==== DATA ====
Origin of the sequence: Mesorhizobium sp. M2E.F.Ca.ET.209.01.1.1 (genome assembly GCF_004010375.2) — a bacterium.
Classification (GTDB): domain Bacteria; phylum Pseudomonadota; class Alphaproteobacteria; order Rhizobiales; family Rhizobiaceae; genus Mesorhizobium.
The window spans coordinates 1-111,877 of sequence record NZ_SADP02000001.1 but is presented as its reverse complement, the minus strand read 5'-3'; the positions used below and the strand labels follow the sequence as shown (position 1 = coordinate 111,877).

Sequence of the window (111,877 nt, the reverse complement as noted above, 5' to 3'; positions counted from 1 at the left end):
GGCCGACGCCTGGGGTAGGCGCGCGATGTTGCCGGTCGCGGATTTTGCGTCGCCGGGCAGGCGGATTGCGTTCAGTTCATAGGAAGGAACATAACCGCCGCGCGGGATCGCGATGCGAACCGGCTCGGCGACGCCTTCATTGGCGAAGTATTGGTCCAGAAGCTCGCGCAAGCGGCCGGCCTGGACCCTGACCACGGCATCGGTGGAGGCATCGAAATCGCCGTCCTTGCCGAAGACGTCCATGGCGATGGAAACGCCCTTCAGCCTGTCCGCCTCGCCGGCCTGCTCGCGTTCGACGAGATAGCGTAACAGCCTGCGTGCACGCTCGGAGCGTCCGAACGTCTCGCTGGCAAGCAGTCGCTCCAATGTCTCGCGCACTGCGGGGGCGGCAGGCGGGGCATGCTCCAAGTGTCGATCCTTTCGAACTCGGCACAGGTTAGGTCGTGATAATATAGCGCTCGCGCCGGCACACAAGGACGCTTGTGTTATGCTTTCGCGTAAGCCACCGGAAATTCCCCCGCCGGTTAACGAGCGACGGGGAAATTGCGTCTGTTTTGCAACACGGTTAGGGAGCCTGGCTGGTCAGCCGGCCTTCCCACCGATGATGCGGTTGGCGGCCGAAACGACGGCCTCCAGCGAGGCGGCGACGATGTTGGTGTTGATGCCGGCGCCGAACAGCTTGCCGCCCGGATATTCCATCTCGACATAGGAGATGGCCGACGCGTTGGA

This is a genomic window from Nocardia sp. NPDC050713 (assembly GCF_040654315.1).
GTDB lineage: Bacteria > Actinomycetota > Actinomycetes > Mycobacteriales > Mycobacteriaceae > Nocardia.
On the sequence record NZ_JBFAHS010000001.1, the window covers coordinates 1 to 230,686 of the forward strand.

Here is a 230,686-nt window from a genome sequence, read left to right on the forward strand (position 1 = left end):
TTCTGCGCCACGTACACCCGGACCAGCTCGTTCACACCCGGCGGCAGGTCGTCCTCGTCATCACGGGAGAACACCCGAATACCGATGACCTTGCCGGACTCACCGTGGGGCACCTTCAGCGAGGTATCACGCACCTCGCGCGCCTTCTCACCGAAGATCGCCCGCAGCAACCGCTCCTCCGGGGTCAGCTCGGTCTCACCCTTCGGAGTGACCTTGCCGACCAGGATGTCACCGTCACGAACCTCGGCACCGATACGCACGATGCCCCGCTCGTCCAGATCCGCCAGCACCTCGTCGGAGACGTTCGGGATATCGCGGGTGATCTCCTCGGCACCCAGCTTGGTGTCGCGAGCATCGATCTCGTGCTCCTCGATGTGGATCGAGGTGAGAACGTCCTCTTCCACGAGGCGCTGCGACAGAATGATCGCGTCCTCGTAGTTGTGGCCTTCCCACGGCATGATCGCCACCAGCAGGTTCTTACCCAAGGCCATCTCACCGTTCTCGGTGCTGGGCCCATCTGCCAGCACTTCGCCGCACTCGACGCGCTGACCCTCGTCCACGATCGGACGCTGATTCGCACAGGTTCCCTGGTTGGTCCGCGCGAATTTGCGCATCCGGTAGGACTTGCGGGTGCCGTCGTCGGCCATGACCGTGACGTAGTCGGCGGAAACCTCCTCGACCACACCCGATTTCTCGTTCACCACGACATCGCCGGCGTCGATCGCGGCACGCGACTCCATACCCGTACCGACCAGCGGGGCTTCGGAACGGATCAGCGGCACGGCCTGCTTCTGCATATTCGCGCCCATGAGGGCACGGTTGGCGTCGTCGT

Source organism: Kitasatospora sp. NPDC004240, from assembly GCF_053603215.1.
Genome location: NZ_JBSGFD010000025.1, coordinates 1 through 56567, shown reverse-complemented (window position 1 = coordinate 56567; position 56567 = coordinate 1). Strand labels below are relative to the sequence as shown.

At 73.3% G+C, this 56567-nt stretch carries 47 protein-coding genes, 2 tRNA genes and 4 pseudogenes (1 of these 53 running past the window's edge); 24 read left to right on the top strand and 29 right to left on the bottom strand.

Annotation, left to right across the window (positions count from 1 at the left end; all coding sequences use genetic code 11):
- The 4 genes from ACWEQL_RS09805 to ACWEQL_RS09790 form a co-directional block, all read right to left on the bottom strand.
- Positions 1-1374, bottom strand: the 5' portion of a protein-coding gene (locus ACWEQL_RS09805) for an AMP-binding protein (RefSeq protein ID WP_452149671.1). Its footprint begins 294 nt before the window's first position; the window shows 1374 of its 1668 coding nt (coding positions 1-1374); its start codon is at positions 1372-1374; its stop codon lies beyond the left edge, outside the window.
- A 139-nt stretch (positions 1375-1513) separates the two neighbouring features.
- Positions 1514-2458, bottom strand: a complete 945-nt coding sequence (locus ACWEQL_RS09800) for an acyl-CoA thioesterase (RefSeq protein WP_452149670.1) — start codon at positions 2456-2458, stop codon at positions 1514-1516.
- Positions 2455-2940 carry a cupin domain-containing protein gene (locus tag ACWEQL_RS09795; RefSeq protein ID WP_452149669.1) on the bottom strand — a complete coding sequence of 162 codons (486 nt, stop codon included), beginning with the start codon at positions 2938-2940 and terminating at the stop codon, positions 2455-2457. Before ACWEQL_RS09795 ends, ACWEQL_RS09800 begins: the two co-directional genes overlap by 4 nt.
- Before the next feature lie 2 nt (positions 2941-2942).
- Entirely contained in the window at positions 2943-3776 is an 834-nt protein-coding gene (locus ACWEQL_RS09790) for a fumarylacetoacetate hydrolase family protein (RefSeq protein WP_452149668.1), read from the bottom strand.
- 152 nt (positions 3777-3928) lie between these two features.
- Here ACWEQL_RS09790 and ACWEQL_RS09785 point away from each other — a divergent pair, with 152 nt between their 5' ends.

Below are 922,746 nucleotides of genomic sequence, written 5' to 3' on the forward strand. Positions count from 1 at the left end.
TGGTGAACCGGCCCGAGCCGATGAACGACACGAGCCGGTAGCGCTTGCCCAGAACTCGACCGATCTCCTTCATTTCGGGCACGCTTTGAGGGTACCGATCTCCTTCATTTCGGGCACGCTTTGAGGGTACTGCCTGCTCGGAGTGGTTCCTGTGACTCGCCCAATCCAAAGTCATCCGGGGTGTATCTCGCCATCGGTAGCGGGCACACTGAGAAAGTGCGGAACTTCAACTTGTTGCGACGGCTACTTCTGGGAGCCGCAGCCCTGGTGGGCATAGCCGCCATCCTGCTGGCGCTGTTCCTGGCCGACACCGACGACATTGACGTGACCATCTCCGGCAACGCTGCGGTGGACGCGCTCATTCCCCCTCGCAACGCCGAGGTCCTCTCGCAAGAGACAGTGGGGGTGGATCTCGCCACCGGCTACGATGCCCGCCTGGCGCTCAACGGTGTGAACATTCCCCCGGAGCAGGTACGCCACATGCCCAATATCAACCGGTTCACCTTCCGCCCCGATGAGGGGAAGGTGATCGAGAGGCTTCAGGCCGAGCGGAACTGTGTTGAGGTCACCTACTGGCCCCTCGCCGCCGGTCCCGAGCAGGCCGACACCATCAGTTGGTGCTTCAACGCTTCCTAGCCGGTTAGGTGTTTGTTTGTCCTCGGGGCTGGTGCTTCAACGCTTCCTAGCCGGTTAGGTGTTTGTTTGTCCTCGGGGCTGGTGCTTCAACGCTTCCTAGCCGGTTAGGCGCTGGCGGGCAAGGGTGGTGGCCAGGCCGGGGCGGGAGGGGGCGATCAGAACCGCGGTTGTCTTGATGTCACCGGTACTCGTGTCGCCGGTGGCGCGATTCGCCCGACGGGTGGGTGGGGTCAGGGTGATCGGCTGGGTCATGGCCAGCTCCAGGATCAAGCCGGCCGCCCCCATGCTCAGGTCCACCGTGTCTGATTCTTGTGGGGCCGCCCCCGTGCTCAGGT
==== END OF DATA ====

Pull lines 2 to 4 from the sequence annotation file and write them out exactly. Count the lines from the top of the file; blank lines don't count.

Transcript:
Classification (GTDB): domain Bacteria; phylum Pseudomonadota; class Alphaproteobacteria; order Rhizobiales; family Rhizobiaceae; genus Mesorhizobium.
The window spans coordinates 1-111,877 of sequence record NZ_SADP02000001.1 but is presented as its reverse complement, the minus strand read 5'-3'; the positions used below and the strand labels follow the sequence as shown (position 1 = coordinate 111,877).

Sequence of the window (111,877 nt, the reverse complement as noted above, 5' to 3'; positions counted from 1 at the left end):